The probable death of the Taliban’s leader

Last night mass media began reporting that the current head of the "Taliban", Mullah Akhtar Mansour, had died after being severely injured during a sectarian conflict. The incident is likely to be connected to the question of competing external influences over the geopolitical zone. Afghanistan always has been a highly important region in the terms of geopolitics for two centuries, guarding the way that links the Heartland with Hindustan and the Indian Ocean. 

The incident

The incident allegedly occurred on the property surrounding the house a powerful Taliban commander, Mullah Abdullah Sarhadi, not far from the Pakistani city of Quetta. Sources from Taliban circles said that a quarrel that arose spontaneously in the course of a discussion about strategic issues, escalated into an armed clash.

Meanwhile, officials from the rebel movement categorically deny the death of their leader, expressing that this is disinformation which is being deliberately spread by the Afghan intelligence service. His fate remains unknown.

The split within the Taliban

Akhtar Mohammad Mansoor was elected as a new leader of the Taliban in July of 2015, after the rebels confirmed the death of their previous leader, Mullah Omar.  His appointment provoked an internal split within the movement. He was accused of links to the Pakistani Inter-Services Intelligence (ISI). However, the majority of Taliban leadership was connected to Pakistani Security forces.

Sources in Taliban circles said that the Taliban representatives in the Middle East, first of all in Qatar, do not support the candidacy of Mullah Mansour. Qatar based representatives of the Taliban also rejected the negotiations between the Taliban and representatives of the official Taliban government that were held in Islamabad in July 2015.

At the same time the most radical branch of the Taliban that also rejected the path of negotiations has been re-labeled as ISIS, and initiated the conflict against their former brothers-in-arms.

The interests of external powers

There is an internal quarrel within the Taliban, as well as internal contradictions between the Afghan and Pakistani establishment, relating to the interests of external powers (the USA, Qatar, Turkey, Russia and China)

Like with Syria, Qatar supports the most radical Islamists in Afghanistan.  The Afghan branch of the Islamic State operates in the interests of Qatar. This Middle East country is interested in the general destabilization of the situation, and preventing the construction of gas pipelines in the direction of Pakistan, India and China (the "Peace" pipeline from Iran and Turkmenistan –Afghanistan-Pakistan-Pipeline). The interests of Doha up to this point, coincides with the interests of Ankara which seeks to re-orientate gas flows from both Turkmenistan and Iran.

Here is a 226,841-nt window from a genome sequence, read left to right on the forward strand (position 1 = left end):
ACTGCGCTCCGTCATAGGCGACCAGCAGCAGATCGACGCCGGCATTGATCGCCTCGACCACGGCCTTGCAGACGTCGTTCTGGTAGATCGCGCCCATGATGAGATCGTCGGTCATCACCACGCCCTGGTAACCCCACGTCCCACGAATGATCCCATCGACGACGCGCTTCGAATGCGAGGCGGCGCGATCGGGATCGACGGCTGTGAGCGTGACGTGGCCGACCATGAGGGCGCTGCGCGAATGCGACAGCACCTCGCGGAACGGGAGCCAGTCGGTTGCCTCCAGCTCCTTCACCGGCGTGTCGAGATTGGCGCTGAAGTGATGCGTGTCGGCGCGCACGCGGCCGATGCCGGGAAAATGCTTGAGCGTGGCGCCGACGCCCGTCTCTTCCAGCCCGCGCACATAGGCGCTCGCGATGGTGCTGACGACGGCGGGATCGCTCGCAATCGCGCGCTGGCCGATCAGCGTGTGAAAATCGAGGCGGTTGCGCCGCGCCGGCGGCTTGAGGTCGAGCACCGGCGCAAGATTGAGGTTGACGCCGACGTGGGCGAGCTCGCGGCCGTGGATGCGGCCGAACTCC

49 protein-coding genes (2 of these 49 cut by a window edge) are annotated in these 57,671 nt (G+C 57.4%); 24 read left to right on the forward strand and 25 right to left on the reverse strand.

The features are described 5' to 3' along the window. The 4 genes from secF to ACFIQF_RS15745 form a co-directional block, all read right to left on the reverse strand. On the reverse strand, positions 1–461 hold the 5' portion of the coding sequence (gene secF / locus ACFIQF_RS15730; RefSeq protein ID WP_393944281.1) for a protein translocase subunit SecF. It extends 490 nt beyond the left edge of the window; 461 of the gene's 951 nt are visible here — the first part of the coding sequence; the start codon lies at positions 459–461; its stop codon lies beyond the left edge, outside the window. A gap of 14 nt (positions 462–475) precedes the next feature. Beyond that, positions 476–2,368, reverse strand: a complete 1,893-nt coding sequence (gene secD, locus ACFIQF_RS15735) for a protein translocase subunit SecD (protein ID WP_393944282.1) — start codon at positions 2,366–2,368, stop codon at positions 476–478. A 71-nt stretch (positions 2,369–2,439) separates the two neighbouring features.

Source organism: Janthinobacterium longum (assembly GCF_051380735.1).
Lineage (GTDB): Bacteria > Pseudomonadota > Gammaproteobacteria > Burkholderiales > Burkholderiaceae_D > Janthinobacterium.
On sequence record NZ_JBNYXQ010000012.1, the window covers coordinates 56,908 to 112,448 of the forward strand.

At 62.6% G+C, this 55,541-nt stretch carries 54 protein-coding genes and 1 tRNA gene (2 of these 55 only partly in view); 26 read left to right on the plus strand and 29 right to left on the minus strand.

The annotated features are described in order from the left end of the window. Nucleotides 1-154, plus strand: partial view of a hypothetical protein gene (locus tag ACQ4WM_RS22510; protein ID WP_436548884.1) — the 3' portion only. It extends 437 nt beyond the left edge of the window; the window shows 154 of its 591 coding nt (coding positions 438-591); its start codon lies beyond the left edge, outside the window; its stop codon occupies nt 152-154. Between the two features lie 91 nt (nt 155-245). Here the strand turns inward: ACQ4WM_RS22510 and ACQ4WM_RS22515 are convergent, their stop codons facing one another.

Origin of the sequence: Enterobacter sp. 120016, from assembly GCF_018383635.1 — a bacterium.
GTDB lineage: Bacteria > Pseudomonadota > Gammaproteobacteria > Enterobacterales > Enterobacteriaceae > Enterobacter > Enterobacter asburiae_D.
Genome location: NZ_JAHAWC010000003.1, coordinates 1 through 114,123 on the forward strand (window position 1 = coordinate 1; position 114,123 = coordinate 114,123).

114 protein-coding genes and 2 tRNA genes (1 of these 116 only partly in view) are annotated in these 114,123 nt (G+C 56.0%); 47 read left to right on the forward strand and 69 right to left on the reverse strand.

The US is interested in the continuation of instability in Afghanistan, so while Washington is supporting the negotiations process in words, in reality it aims to derail these.  Stabilization can make certain projects more realizable, ones that can diminish the American influence and see and increase in Russian and Chinese.

China wants to construct a new line of the "New Silk Road" through Pakistan, Afghanistan and Iran. The project directly contradicts US plans to contain China, and to continue pressure on Iran and control the region as a whole.

Russia plans to construct an oil pipeline to India, through Afghanistan and Pakistan too. That indicates growing Russian influence in the region with access to the zone of the Indian Ocean. The project of meridional economic integration directly deters the old Atlanticist Anaconda Strategy toward Russia.

The quarrel within the Taliban reflects the clash of external powers, who tries to use them in the interest of their own geopolitical strategies. In this battle, the Pakistani establishment is divided: one part continues old pro-American Atlanticist Strategy (among them many ISI officials), and another tries to take a new course orientated towards strengthening ties with China and Russia, and developing mutually profitable projects.

The geopolitical stance of the new Taliban leader

Taliban leader Mullah Akhtar Mohammad Mansour showed his support towards a more continental oriented strategy. Previously he made a declaration on the need for the withdrawal of all foreign troops from Afghanistan , without exception, and the abolition of security deals with the United States, for the establishment of peace in Afghanistan.

In another part of his declaration, the new Taliban leader said that the movement does not represent a threat to the country's northern neighbors, and that former Soviet Central Asian countries should not worry about the issue.

This was the first official statement of Mullah Mansour since taking over as head of the Taliban.

Recently, the Special Representative of the Russian President in Afghanistan, Zamir Kabulov, confirmed that the they have ways of communicating with the new Taliban leadership. Russia also decreased the level of criticism against the rebel movement.

China continues to see the Taliban as a political force, and continues to promote direct negotiations with them. It maintains ties with Taliban leadership while at the same time ISIS remains openly hostile to Beijing.


The assassination attempt is likely to be organized by forces that are oriented towards Qatar, the US and Atlanticist wing of the Pakistani establishment. They will continue the strategy of preventing any reorientation of the Taliban towards the Heartland.  Assassinations attempts against some figures in the Afghan and Pakistani leadership are moreover likely. Foreign support for the radical branch of the Taliban and ISIS in Afghanistan will grow.